Coaching falls under the umbrella of helping careers. Coaches assist their clients in broadening their worldview, developing self-confidence and inner peace, caring for their well-being, and increasing their potential for generative action. Ultimately, we hold the aspiration that our client will mature and grow into someone capable of making a difference in their community and, possibly, the world.
When we consider the 'greater good,' we tend to think of altruism, charity, and service. There is widespread agreement that the 'greater good' applies to any kind of service or activity performed for the benefit of others, rather than ourselves. It means setting aside one’s interest in personal gain to provide something to a broader constituency than just ourselves. For coaches, this translates into being of service by delivering coaching that assists a leader or team in resolving difficult environmental, health, or economic problems, or forwarding initiatives that expand social justice, equity, and diversity within communities, organizations, even nation-states.
Coaches accomplish this by assisting our clients in broadening their viewpoints, overcoming self-defeating habits, opening their minds, and being mindful of who they want to be in the world. When done well, coaching is an organic manifestation of “greater goodness” in action. As we support each person or team to deepen their self and social awareness, broaden their perspective and expand consciousness, we contribute to the common 'greater good' within the communities where we practice.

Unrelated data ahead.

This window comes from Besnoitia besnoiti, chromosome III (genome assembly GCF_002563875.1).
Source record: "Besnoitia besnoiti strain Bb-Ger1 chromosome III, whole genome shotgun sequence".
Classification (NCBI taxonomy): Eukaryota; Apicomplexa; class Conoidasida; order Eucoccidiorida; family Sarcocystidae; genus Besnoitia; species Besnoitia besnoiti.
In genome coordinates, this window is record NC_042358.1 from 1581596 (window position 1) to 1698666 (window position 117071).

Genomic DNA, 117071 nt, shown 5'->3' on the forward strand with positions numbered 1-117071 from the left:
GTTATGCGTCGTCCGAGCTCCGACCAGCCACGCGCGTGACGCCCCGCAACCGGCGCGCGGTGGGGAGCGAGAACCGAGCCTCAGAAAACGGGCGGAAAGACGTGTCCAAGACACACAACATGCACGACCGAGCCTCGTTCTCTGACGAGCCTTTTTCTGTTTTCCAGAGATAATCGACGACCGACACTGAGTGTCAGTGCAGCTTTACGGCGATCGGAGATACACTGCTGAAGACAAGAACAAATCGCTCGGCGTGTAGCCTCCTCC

In keeping with this theme, here at IOC, we look forward to our June webinars. On June 1st, we will host co-founders of the global Climate Coaching Alliance (CCA), Eve Turner, Dr. Alison Whybrow, and Dr. Josie McLean, to discuss how coaching is evolving within the context of the broader systemic, social and environmental issues confronting the world.
Then on June 29th, we invite you to join Marsha Hughes-Rease to learn how the power of coaching as an organization development intervention can help to address the adaptive challenges associated with the uncertainty and volatility of these complex times.
Additionally, we would like to draw your attention to the Institute of Coaching's Coaching for Social Good Award in honor of our late team member Ellen Shub. We are continuing our call for nominations for this award, which will be presented for outstanding contributions to the research and/or practice of coaching which furthers social and climate justice, equity and peace. Submit a nomination here.
The IOC Team
Both coaching and OD are evolving as professional practices. This is primarily due to organizations reaching out to both coaching and OD for help to address the adaptive challenges associated with the uncertainty and volatility of these complex times. However, only recently have members of both practice communities begin to have conversations about how to create value at the individual, group, and organizational level....
Coaching contributed to a better understanding of their sense of self and purpose in life – in a manner similar to the process of self-integration described in self-determination theory. Developing a clearer understanding of their sense of self (e.g....
Goal intentions have been found to be a weak predictor of goal thriving, (establishing new habits), while implementation intentions improve goal thriving. Interestingly, psychological well-being is improved when people abandon unrealistic goals....
We’ve created this interactive experiential course to increase our understanding of the most common patterns our clients bring to coaching so we can guide them to a more conscious relationship with themselves, others and the world.